Sure, new home construction is still hot in Midland, but with layoffs looming for many oil patch workers, some are wondering if historic high prices are headed for a precipitous fall. At least, that’s what Midland Reporter Telegram business columnist Rye Druzin is wondering:
Some Realtors have told me that part of the reason for the rapid increase in prices is because Midland’s real estate market stagnated during the 1990s and early 2000s because of low oil prices. Another reason is that with the oil boom that began in 2009, thousands of people streamed into Midland and Odessa, the only major population centers in the Permian Basin. This large influx of people, many of whom were being paid good oilfield wages, led to a severe housing shortage in an area that wasn’t prepared for the growth.
So, with low supply and high demand, prices went through the roof. It’s economics 101, really. The only real question is, with oil prices at $50 per barrel, will prices come back down to pre-existing levels? Or will demand hold out?
Druzin notes a dynamic that we’ve previously reported on, and that’s how high demand is for new housing even with several oil companies idling locations and laying off workers:
Even now, home builders tell me that if they could get all their homes for 2015 online right this moment, they would not have enough stock for demand and they would continue to build. Big builders such as DR Horton and Betenbough have shown so far this year that they are not slowing down, applying for permits with the city at a similar rate to last year. Their confidence seems reflected in the fact that Midland has not felt a deep cut yet from layoffs in the oil industry.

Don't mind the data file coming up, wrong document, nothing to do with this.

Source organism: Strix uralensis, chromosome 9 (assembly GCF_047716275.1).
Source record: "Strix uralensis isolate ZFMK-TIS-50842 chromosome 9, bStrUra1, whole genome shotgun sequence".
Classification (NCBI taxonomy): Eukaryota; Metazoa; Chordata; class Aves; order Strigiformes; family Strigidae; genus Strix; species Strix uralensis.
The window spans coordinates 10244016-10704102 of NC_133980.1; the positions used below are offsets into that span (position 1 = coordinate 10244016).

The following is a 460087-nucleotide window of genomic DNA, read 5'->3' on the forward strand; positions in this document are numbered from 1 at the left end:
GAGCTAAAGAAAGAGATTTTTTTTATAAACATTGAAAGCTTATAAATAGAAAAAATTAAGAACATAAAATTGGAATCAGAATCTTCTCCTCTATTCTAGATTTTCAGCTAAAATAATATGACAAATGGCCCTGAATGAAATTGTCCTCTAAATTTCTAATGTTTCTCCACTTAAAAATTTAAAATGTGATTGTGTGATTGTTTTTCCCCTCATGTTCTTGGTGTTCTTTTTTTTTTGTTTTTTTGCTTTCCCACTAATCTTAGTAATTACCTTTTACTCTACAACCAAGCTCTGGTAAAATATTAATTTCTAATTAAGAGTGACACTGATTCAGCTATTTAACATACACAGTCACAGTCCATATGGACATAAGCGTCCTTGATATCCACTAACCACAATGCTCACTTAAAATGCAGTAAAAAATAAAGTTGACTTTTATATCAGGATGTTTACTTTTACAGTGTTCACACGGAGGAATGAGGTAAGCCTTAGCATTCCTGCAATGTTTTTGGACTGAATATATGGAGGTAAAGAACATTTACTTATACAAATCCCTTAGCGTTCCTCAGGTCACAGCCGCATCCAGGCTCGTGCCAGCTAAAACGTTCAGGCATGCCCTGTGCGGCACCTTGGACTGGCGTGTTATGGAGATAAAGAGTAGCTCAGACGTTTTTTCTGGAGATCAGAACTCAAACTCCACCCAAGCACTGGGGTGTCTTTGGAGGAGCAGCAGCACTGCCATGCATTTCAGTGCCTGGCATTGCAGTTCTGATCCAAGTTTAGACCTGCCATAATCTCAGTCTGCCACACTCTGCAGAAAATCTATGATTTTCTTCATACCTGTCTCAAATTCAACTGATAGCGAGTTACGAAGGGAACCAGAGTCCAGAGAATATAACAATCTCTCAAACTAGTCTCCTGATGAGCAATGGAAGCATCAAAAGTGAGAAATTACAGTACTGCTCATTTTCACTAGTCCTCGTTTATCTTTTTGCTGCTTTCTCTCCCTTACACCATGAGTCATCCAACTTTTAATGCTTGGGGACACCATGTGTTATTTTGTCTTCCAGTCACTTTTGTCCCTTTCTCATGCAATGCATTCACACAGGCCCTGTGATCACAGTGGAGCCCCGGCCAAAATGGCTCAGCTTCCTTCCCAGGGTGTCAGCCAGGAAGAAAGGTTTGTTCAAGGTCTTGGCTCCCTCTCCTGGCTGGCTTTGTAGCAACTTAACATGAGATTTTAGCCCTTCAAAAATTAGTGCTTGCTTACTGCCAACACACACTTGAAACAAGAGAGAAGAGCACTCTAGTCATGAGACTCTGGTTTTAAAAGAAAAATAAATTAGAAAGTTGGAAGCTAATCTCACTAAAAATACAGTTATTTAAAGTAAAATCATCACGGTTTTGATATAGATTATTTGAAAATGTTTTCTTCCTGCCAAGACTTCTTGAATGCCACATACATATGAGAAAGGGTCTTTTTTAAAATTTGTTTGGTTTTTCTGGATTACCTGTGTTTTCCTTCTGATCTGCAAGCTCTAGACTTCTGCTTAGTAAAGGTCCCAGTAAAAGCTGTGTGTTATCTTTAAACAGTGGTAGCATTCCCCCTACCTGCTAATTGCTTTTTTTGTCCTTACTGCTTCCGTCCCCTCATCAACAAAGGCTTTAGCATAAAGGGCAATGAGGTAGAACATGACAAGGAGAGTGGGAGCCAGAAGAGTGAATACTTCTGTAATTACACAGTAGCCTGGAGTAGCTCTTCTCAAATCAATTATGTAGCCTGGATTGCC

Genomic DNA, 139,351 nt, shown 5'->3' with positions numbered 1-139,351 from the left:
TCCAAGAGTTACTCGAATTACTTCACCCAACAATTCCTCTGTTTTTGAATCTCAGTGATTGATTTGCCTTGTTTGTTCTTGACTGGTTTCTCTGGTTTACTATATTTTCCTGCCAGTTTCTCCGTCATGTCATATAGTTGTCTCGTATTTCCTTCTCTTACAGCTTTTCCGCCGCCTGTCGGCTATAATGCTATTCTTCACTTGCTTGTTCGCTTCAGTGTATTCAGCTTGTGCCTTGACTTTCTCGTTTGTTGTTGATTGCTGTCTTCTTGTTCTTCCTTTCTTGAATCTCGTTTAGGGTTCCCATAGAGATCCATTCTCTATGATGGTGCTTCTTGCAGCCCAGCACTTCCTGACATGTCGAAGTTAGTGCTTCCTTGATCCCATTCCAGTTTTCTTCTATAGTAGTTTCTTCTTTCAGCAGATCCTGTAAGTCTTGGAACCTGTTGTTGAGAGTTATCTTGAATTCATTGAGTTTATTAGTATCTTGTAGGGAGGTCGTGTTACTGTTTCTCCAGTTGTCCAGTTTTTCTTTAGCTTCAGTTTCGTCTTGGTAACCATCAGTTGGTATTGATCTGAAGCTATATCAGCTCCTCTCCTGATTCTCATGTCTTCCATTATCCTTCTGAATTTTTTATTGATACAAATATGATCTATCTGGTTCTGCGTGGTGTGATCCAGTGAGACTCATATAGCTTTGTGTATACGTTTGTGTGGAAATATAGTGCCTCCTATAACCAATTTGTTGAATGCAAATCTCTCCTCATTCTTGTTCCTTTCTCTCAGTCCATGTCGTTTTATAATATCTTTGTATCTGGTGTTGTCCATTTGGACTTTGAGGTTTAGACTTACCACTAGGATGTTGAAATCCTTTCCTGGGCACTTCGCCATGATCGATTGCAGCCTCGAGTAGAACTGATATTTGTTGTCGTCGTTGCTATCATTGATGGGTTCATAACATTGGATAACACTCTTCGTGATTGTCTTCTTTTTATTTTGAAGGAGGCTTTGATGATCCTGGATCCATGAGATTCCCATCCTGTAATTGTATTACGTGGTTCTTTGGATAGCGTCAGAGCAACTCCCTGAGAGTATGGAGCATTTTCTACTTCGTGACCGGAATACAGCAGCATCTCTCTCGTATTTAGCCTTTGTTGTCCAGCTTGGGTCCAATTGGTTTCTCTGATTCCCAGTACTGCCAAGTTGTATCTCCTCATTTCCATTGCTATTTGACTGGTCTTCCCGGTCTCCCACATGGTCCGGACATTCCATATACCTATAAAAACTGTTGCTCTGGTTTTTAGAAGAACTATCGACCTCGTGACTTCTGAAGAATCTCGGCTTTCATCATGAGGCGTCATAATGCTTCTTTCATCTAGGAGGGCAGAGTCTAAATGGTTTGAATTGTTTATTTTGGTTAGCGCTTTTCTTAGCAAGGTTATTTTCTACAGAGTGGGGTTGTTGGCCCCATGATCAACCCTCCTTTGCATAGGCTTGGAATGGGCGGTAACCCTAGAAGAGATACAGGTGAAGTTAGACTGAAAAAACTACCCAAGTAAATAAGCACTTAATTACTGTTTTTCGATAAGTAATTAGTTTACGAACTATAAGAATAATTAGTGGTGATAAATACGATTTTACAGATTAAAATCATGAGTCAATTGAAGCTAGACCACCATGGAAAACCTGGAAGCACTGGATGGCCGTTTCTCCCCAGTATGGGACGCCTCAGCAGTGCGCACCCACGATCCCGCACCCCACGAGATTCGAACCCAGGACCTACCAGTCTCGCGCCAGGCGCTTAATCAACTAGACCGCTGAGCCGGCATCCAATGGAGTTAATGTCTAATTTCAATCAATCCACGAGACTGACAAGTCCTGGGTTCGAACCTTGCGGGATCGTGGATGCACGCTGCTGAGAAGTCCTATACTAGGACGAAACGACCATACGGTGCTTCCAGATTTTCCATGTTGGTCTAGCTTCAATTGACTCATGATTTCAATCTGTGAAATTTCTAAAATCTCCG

Of course, Local Market Monitor is still projecting growth for both Midland and Odessa housing markets, speculating that these two West Texas towns, the hotbeds of the Texas oil industry, are still low-risk investments. And yet, one must wonder if those new multi-family developments with high rents will go south, or whether rents will drop as optimism flags.
The real crux is whether we’ve truly felt the impact of dropping oil prices?